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A litany of violent hazing allegations made by a former Sigma Gamma Rho Sorority pledge have cast a pall on the organization, fueling concerns about ongoing physical abuse within the Greek System -- and particularly within historically African American organizations.
Courtney Howard, a former San Jose State University student, has filed a civil lawsuit alleging she was subjected to ritualized beatings and paddlings by her Sigma Gamma Rho sisters, four of whom have already been convicted of misdemeanor hazing in a criminal court. The allegations bear some resemblance to those at the heart of a hazing case involving another Sigma Gamma Rho chapter, at Rutgers University, where the chapter has been suspended and six members still face trial in municipal court.
While hazing is certainly not unique to African American Greek organizations, some say a disturbing -- while anecdotal -- pattern is emerging with respect to physical abuse.
“Particularly amongst African American fraternities and sororities, the notion of violence being normal has taken real root,” said Lawrence C. Ross Jr., author of The Divine Nine: The History of African American Fraternities and Sororities.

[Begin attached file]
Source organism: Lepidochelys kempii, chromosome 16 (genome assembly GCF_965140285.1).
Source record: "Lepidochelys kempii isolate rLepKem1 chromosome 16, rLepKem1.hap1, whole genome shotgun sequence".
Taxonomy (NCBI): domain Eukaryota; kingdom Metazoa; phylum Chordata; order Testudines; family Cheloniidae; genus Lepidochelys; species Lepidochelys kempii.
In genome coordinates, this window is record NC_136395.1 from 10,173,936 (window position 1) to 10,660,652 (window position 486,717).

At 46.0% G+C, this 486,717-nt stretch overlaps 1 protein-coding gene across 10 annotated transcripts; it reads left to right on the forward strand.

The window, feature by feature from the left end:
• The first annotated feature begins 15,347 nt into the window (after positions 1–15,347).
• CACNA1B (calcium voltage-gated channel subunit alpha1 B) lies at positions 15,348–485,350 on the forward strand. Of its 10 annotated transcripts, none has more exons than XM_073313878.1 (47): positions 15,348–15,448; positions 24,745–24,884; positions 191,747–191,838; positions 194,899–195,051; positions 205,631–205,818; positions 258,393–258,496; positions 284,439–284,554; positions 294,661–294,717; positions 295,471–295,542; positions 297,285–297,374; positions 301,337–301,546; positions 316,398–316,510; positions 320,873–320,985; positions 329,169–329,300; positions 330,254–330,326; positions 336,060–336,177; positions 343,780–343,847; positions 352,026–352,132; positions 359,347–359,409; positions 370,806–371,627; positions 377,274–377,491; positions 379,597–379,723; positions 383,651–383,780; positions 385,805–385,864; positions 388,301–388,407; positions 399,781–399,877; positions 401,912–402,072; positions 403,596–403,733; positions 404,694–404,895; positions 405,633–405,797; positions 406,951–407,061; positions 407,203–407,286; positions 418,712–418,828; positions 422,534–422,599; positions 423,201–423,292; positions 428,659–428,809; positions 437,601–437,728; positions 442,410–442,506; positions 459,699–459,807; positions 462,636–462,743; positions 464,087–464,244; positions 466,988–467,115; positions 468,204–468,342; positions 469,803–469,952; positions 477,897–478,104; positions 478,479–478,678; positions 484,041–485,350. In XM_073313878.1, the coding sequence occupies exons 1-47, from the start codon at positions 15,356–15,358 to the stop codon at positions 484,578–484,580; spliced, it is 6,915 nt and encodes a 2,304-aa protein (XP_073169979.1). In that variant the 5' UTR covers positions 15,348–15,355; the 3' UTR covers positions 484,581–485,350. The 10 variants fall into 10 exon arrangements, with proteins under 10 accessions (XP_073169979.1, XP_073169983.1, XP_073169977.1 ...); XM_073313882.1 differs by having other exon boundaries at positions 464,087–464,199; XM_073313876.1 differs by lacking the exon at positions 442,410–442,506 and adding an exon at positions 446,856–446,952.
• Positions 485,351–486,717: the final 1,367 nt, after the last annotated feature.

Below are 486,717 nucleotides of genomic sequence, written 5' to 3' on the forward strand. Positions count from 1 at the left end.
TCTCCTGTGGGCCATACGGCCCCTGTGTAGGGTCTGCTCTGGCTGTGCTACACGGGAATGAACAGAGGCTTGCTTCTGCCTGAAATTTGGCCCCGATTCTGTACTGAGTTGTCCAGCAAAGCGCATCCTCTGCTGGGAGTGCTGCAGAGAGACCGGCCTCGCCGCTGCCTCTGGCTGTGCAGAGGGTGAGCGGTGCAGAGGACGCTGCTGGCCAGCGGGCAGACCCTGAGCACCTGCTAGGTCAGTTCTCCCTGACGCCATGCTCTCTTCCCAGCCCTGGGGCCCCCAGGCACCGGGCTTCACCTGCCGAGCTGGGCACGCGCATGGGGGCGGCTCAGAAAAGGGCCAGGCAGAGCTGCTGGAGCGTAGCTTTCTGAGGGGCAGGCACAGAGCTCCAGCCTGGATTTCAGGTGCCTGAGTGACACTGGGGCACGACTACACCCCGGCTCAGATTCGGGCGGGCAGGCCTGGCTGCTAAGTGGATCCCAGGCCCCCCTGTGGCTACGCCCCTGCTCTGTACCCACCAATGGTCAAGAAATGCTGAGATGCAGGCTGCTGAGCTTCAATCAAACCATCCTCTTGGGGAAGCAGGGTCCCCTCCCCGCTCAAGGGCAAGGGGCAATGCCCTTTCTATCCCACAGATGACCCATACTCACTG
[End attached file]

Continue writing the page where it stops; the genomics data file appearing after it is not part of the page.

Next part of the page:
Others disagree about whether there's empirical evidence to support a greater embrace of violent hazing -- as opposed to the alcohol-fueled variety -- in black Greek-letter organizations, but the Sigma Gamma Rho allegations are yet another potential example in a growing list.
Historically black fraternities and sororities have made public and vocal efforts to reform their pledge processes, and the National Pan-Hellenic Council -- a coordinating body for all nine national organizations -- voted at a 1990 convention to ban “pledging” and instead institute a shortened “member intake” process. This followed the highly publicized death of Joel Harris, a Morehouse College student who died while pledging Alpha Phi Alpha. While Harris’s death was attributed to an irregular heartbeat, he had also been subjected to a ritual known as “thunder and lightning,” wherein pledges are repeatedly punched and slapped, a coroner’s report found.
Echoing the concerns of others who’ve studied the history of hazing within black fraternities and sororities, Ross said new educational programs have not erased a history of abuse that has merely moved underground.
“What they are really interested in is the idea that they have power over another person, and that becomes extremely seductive,” Ross said of abusive members.
Howard’s case, filed this week in California Superior Court, provides the portrait of a motivated student -- vice president of her high school class -- who participated in multiple sports and headed to San Jose with an eye toward becoming a high school Spanish teacher. What she found, however, was a world of rampant abuse among her would-be sorority sisters, who warned that “snitches get stitches” if they speak out about hazing, the complaint states.